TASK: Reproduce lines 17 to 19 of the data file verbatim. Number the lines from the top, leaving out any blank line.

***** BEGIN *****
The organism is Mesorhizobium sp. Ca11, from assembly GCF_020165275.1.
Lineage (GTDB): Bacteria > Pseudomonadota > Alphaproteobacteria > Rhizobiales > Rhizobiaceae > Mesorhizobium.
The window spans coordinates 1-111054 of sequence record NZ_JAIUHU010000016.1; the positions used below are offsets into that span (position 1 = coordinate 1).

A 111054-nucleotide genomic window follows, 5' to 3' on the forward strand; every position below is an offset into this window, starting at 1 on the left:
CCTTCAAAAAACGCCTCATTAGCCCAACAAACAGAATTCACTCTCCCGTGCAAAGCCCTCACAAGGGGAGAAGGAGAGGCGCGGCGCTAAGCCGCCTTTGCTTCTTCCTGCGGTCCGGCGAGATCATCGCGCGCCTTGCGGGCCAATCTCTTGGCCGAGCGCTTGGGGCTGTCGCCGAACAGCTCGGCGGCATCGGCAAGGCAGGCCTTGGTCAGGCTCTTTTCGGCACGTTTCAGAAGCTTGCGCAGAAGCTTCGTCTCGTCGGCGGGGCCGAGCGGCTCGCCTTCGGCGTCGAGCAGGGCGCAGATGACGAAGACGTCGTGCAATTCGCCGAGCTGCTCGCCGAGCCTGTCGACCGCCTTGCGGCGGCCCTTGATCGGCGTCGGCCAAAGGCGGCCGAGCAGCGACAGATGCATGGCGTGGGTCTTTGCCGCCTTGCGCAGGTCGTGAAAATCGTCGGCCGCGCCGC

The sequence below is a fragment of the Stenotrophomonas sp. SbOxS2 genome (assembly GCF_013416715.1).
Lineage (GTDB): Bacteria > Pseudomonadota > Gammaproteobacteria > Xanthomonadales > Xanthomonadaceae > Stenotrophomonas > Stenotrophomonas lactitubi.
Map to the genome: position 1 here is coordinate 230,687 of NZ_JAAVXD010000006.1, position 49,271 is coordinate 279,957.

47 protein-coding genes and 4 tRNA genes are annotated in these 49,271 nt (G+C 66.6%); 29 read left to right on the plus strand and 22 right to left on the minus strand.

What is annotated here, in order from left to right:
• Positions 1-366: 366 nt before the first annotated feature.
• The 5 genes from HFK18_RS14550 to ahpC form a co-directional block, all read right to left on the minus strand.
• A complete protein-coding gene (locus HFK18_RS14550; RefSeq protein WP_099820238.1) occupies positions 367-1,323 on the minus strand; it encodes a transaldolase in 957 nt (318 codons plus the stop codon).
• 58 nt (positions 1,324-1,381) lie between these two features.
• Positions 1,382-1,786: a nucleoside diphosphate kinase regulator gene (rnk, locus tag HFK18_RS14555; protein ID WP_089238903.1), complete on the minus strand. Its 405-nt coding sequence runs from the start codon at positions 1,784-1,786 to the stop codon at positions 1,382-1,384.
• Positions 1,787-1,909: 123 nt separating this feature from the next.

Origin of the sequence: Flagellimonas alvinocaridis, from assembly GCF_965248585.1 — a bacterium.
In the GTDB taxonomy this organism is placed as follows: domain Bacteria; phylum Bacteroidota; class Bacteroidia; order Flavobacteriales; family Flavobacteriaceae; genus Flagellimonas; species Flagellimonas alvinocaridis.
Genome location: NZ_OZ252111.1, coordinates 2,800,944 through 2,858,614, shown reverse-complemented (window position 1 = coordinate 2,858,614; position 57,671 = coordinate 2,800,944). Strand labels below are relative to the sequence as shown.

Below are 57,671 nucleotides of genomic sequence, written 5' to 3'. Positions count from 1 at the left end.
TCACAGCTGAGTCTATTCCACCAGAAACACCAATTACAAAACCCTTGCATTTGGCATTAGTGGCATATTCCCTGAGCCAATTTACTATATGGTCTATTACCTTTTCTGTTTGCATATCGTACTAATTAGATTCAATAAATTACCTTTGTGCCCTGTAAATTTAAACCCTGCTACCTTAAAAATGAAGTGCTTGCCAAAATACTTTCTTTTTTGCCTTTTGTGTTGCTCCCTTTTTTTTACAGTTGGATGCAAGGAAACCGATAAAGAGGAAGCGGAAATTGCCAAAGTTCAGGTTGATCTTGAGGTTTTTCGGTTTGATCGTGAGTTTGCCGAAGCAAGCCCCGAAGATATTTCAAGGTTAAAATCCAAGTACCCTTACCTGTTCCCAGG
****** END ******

Origin of the sequence: Flagellimonas alvinocaridis, from assembly GCF_965248585.1 — a bacterium.
In the GTDB taxonomy this organism is placed as follows: domain Bacteria; phylum Bacteroidota; class Bacteroidia; order Flavobacteriales; family Flavobacteriaceae; genus Flagellimonas; species Flagellimonas alvinocaridis.
Genome location: NZ_OZ252111.1, coordinates 2,800,944 through 2,858,614, shown reverse-complemented (window position 1 = coordinate 2,858,614; position 57,671 = coordinate 2,800,944). Strand labels below are relative to the sequence as shown.